Trends in implantable cardioverter-defibrillator racial disparity
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Groeneveld, Peter W.
Heidenreich, Paul A.
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CitationGroeneveld, Peter W., Paul A. Heidenreich, and Alan M. Garber. 2005. Trends in implantable cardioverter-defibrillator racial disparity. Journal of the American College of Cardiology 45, 1:72-78.
The study was designed to determine whether racial disparity in utilization of the implantable cardioverter-defibrillator (ICD) has improved over time, and whether small-area geographic variation in ICD utilization contributed to national levels of racial disparity.
Although racial disparities in cardiac procedures have been well-documented, it is unknown whether there has been improvement over time. Low ICD utilization rates in predominantly black geographic areas may have exacerbated national levels of disparity.
Discharge abstracts from elderly black and white Medicare beneficiaries hospitalized with ventricular arrhythmias from 1990 to 2000 were analyzed to determine if ICD implantation occurred within 90 days of initial hospitalization. Multivariate logistic regression models were constructed to assess the relationship between ICD implantation, year of admission, and the percentage of black inhabitants in each patient's county of hospitalization while controlling for clinical, hospital, and demographic characteristics.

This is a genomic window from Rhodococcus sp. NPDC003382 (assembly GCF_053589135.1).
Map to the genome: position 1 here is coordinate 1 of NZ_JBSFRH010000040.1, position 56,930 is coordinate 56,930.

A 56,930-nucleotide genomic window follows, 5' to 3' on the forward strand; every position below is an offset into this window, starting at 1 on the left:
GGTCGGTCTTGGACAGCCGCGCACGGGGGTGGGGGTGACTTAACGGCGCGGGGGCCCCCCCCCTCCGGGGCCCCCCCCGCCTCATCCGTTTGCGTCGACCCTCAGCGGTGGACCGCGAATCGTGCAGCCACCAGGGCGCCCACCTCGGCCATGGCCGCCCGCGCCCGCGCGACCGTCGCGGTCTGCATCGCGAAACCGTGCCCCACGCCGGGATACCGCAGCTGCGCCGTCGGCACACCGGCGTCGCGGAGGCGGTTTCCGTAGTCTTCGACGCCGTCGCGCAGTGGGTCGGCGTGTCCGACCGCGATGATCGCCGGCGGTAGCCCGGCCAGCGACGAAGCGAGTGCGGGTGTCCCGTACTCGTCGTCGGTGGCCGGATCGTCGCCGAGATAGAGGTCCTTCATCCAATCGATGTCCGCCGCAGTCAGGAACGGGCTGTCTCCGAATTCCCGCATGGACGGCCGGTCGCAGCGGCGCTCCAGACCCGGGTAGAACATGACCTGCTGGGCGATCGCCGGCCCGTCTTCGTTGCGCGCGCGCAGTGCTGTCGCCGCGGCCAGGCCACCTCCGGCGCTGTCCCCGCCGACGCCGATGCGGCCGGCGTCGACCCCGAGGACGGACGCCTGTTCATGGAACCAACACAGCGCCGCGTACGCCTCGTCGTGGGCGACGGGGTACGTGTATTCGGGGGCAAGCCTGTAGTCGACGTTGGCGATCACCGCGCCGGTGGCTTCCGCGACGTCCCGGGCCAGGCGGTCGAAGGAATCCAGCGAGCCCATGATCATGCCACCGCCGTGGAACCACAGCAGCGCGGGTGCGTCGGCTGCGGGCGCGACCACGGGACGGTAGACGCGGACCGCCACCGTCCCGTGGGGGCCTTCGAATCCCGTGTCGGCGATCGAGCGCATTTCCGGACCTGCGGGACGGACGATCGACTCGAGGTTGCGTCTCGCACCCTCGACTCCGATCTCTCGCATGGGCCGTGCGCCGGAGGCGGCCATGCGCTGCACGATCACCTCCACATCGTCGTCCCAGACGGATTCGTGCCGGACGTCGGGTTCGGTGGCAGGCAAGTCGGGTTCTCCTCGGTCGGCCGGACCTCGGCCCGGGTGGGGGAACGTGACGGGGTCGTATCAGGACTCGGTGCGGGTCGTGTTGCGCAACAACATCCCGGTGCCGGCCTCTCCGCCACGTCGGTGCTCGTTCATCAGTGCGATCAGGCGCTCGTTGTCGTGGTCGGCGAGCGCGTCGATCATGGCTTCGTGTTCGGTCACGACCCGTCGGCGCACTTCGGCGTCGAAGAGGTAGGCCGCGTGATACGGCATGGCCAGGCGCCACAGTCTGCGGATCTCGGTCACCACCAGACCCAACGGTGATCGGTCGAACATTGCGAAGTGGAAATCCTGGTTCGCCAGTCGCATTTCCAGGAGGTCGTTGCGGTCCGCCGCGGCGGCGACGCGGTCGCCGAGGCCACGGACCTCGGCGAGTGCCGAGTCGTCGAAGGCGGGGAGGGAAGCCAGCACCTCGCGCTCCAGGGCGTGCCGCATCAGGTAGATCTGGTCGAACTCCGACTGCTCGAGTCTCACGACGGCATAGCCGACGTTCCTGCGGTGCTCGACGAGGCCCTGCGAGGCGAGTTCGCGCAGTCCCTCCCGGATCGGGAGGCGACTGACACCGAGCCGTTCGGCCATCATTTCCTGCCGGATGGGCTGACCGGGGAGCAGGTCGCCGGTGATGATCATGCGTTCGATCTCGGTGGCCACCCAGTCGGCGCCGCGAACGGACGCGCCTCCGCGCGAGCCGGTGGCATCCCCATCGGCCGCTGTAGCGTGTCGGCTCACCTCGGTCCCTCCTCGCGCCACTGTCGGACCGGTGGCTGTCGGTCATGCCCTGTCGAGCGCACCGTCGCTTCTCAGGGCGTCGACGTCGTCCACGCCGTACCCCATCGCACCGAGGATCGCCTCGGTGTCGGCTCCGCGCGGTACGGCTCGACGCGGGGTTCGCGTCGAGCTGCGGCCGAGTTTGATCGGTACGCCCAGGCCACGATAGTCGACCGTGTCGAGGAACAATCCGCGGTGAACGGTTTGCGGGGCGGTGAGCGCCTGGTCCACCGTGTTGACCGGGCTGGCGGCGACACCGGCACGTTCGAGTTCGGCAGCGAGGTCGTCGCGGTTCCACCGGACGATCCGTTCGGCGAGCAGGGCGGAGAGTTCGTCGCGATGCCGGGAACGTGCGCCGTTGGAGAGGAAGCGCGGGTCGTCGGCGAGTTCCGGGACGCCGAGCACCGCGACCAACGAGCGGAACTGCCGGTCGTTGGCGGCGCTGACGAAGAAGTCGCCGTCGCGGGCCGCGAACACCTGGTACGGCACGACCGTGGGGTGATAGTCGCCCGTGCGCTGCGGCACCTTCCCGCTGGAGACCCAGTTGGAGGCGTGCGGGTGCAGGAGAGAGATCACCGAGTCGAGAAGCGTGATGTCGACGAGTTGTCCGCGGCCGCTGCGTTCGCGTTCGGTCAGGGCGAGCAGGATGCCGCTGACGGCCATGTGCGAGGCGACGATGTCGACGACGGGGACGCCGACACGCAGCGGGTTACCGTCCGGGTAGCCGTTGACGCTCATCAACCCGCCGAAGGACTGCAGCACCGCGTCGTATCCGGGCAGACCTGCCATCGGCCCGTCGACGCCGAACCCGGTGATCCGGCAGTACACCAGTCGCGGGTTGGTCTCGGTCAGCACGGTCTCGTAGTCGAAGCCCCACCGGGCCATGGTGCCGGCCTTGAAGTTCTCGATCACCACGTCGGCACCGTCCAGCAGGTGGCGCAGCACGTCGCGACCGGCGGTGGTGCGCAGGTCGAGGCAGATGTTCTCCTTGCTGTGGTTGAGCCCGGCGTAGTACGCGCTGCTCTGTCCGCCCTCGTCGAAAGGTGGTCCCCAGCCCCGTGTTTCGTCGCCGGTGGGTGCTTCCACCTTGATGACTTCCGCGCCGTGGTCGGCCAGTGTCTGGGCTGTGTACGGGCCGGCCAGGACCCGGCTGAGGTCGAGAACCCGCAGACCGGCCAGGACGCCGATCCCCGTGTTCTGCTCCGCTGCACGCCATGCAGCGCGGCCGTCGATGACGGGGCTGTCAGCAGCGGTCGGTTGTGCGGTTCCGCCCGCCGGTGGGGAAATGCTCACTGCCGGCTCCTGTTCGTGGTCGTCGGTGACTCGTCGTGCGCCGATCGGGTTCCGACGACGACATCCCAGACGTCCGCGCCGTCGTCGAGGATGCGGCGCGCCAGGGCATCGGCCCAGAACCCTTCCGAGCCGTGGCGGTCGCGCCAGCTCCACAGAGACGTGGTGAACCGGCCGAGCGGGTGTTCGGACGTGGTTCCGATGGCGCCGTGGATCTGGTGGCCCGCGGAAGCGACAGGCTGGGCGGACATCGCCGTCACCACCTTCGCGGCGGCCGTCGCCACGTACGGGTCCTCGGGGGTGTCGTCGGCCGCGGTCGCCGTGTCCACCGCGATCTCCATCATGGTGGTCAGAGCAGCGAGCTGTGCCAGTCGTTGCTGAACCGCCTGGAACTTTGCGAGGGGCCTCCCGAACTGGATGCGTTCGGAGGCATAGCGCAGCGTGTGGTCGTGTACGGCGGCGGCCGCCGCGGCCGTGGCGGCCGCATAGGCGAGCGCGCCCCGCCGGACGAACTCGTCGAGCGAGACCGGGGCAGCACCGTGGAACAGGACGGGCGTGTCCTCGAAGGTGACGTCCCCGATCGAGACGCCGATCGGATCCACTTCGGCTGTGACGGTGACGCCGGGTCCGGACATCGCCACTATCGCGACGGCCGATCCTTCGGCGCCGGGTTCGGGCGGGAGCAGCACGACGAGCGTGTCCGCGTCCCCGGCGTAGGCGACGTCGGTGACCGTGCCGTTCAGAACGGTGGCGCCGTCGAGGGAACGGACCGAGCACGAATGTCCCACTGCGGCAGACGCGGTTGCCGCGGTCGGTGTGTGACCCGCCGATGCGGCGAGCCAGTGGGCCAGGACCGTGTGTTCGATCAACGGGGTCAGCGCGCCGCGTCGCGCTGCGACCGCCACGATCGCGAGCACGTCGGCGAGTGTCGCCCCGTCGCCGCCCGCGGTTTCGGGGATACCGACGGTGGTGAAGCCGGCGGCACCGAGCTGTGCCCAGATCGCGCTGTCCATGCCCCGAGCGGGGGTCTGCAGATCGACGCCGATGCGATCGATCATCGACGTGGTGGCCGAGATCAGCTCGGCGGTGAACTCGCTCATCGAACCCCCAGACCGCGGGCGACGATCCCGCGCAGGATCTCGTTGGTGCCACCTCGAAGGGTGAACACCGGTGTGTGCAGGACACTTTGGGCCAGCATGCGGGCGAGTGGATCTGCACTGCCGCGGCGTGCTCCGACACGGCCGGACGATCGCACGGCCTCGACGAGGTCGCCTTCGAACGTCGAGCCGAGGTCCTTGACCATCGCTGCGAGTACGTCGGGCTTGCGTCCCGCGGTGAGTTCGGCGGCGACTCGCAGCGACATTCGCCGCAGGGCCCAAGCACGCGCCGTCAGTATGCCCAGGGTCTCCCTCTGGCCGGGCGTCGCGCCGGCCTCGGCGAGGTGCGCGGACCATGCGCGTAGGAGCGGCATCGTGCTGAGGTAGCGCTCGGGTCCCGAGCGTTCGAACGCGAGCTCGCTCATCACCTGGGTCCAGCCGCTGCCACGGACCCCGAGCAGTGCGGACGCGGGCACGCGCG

There was improvement in ICD implantation racial disparity: In the period 1990 to 1992, black patients had an odds ratio of 0.52 (95% confidence interval [CI] 0.42 to 0.64) for receiving an ICD compared with whites. However, by 1999 to 2000, the odds ratio for blacks had risen to 0.69 (95% CI 0.61 to 0.78) (test-for-trend p = 0.01). Approximately 20% of this trend could be explained by reduction in geographic variation in ICD use between areas with larger black and predominantly white populations.
Rates of ICD implants became more equal among whites and blacks during the 1990s, although persistent disparity remained at the decade's end. Geographic equalization in cardiovascular procedure rates may be an essential mechanism in rectifying disparities in health care.
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